How many people are purchasing lottery tickets right now, simply because they don’t have a basic income? How much of this invisible taxation could be avoided by simply providing people the income floor everyone needs for basic security, and funding it in an entirely visible and functionally progressive manner? Instead of invisible regressive taxation like lotteries, we could use methods like carbon taxation, land value taxation, financial transaction taxation, and even simply the elimination of loopholes and subsidies. Taxing poverty as a means of funding a variety of government programs intended to make educational outcomes less unequal to try to fight poverty, instead of just giving everyone the same starting point above the poverty line as a bipartisan American birthright, makes no sense. We can do better, especially in lieu of advancing income-eliminating technology like self-driving trucks and AI.
The way state lotteries work right now are the exact opposite of any system we would ever as a democratic society actually vote for. It disproportionately takes revenue from the pockets of those with mostly empty pockets, and in turn disproportionately stuffs that revenue into the pockets of those with mostly full and even overflowing pockets. It is a clear reflection of the society we’ve spent decades building, one that serves as an ongoing engine built for upward redistribution. Simply stated, the net result of our state lotteries is a significant exacerbation of our already worsening inequality.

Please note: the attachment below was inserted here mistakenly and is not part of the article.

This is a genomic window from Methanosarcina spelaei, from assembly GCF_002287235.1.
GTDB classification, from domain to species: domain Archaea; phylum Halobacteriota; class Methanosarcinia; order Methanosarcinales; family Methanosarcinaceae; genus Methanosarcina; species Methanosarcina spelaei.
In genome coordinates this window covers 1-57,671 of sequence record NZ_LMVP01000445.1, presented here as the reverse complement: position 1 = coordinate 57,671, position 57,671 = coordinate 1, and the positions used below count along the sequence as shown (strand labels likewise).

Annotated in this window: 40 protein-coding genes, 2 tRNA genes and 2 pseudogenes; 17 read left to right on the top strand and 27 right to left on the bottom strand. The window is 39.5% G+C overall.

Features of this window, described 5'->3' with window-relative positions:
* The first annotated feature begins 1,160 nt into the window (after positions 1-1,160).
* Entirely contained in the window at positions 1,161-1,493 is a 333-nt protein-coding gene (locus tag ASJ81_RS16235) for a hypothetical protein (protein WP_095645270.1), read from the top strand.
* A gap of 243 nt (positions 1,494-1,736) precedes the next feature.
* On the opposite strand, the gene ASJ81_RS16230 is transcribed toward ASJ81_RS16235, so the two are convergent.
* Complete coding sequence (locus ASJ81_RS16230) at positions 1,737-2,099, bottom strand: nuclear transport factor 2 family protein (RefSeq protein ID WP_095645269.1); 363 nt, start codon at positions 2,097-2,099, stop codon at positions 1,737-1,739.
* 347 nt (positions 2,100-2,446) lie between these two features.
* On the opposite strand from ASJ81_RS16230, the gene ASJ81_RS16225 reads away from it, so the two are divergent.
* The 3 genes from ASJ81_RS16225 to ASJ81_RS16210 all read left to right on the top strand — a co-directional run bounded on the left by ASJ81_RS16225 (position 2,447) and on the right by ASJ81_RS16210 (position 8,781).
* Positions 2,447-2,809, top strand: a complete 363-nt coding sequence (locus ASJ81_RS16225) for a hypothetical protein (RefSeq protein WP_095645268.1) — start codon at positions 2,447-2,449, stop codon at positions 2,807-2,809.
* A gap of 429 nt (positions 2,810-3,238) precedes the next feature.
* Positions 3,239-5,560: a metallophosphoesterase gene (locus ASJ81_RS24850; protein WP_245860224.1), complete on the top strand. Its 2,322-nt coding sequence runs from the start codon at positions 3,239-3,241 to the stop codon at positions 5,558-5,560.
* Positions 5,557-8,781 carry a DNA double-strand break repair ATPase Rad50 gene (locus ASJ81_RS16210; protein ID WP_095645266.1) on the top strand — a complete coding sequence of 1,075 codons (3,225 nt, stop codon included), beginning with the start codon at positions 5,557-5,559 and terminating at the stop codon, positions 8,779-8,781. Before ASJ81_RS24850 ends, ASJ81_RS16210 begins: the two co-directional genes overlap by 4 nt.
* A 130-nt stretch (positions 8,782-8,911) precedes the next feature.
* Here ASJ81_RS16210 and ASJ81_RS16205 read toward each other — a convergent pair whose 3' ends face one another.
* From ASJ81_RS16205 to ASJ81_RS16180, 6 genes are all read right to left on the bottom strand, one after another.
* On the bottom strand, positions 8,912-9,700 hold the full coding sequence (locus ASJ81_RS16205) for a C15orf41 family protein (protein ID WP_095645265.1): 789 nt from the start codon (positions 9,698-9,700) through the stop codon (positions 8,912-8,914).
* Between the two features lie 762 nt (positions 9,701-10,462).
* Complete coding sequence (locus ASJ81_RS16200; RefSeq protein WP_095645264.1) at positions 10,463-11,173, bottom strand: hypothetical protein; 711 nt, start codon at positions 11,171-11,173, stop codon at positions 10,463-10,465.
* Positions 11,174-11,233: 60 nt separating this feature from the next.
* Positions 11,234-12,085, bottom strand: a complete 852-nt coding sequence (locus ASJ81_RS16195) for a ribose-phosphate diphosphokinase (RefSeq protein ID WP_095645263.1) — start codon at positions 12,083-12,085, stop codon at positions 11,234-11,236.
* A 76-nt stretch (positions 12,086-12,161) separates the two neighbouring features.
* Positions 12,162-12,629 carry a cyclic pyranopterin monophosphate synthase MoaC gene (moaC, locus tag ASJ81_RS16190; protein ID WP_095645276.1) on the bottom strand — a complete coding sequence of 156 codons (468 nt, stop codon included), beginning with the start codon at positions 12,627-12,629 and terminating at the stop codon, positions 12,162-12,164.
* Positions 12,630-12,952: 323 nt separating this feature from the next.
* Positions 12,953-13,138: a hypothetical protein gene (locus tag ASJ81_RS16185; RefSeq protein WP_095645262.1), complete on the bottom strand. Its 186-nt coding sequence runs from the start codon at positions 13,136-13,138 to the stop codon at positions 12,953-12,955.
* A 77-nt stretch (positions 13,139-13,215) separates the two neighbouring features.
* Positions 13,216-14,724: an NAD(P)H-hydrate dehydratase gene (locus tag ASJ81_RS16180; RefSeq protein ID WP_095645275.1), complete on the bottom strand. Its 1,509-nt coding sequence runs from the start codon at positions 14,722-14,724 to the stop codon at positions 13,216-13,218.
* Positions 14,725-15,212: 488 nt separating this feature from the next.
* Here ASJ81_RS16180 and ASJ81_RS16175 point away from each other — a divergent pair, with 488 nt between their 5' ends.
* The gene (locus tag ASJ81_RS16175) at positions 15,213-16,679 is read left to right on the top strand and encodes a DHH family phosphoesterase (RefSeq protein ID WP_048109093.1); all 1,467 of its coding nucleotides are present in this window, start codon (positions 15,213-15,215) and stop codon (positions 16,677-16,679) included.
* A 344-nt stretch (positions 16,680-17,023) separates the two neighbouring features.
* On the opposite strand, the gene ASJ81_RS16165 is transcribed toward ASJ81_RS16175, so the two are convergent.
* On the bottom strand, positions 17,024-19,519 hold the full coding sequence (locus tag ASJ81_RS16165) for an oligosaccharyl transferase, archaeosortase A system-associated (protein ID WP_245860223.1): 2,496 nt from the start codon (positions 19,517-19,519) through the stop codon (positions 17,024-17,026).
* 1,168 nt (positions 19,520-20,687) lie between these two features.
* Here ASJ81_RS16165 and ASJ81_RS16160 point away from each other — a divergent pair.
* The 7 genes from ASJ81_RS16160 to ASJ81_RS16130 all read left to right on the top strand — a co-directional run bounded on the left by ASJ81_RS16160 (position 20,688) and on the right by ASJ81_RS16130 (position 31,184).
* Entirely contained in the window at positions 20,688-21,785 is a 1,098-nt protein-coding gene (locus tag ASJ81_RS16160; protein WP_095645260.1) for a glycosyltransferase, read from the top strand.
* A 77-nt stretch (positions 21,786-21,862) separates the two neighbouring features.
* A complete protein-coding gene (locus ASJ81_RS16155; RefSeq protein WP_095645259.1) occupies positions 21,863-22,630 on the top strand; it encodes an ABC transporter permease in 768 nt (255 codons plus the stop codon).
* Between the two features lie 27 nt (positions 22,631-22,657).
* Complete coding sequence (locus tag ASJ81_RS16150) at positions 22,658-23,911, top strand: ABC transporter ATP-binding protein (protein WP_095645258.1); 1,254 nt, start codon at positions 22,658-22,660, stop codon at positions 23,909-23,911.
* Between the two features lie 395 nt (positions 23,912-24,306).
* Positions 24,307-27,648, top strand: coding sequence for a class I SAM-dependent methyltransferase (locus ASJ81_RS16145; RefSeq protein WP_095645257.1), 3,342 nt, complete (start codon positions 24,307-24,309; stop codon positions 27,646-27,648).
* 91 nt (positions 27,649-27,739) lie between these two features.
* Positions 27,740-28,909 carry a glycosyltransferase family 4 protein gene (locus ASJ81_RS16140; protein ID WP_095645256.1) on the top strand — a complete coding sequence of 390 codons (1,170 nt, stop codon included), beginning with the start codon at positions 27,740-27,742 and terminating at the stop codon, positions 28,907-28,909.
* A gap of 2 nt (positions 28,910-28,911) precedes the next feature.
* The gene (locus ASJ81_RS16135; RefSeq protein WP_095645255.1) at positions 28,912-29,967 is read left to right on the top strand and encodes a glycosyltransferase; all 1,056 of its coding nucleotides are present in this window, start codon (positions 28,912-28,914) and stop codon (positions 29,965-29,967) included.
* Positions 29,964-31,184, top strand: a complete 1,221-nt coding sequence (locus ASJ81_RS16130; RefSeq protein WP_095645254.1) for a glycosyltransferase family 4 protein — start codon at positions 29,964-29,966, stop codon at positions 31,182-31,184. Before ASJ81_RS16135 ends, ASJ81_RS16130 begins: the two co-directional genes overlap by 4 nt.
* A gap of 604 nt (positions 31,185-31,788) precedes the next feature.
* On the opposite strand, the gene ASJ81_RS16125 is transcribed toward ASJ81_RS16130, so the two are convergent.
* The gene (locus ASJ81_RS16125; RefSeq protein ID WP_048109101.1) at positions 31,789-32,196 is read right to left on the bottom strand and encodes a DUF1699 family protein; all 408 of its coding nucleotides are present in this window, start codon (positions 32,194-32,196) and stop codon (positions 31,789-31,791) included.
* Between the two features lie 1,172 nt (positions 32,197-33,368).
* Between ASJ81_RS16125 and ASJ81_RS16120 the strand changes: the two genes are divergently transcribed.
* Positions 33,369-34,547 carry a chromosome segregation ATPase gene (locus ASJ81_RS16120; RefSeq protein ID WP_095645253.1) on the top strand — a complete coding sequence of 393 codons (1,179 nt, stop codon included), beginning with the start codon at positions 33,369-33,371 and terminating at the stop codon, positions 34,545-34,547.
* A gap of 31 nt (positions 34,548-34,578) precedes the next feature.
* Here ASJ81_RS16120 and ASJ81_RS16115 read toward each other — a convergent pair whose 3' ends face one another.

In a country where our public officials treat their terms of office as internships for lucrative positions in the private sector, it only makes sense that even Robin Hood himself has now walked through the revolving door to apply his skills for the enrichment of the wealthy at the expense of the poor. But this need not continue forever. The odds may be against us, but as every Powerball drawing reminds us, and our casino-like society pleads we remember, we can win. We can be lucky. We can be the one to beat the odds.
So how about it, America? Are we ready to bet on Basic Income?
Or do we wish to continue incessantly arguing as we are Robin Hoodwinked?
Suggested further reading:
- The Economic Inequalities of State Lotteries by Martin Tomlinson
- WIN FOR LIFE: What, if anything, happens after the introduction of a Basic Income? by Axel Marx and Hans Peeters
- Can Money Change Who We Are? Estimating the Effect of Unearned Income on Incentive-Enhancing Personality Traits by Nattavudh Powdthavee, Christopher J. Boyce, and Alex M. Wood
Special thanks to Steven Grimm, Arjun Banker, Larry Cohen, Aaron Marcus-Kubitza, Andrew Stern, Topher Hunt, Keith Davis, Chris Smothers, Richard Just, Albert Wenger, Mark Witham, Kian Alavi, Cameron Ottens, Susanne Berg, Gerald Huff, Michiel Dral, Louise Whitmore, Dan O’Sullivan, Harish Venkatesan, John David Hodge, Gary Aranovich, Kai Wong, Michael Honey, Katie Doemland, Stuart Matthews, Natalie Foster, Chris McCoy, David Ihnen, Joe Ballou, Jack Wagner, Joe Esposito, Jan Smole, Danielle Texeira, Paul Wicks, Masud Shah, Elizabeth Balcar, Jeff Schulman, Olli Niinimäki, Casey Young, Thomas Welsh, Amy Shaffer, Kris Roadruck, Lee Irving, Rise & Shine PAC, Kirk Israel, Luke Sampson, Robert Solovay, Dave Shelton, Bryan Herdliska, Stephane Boisvert, Andrew Henderson, Erhan Altay, Johan Grahn, Tony DeStefano, Shane Gordon, Paolo Narciso, Martin Jordo, Victor Lau, Robert F. Greene, all my other funders for their support, and my amazing partner, Katie Smith.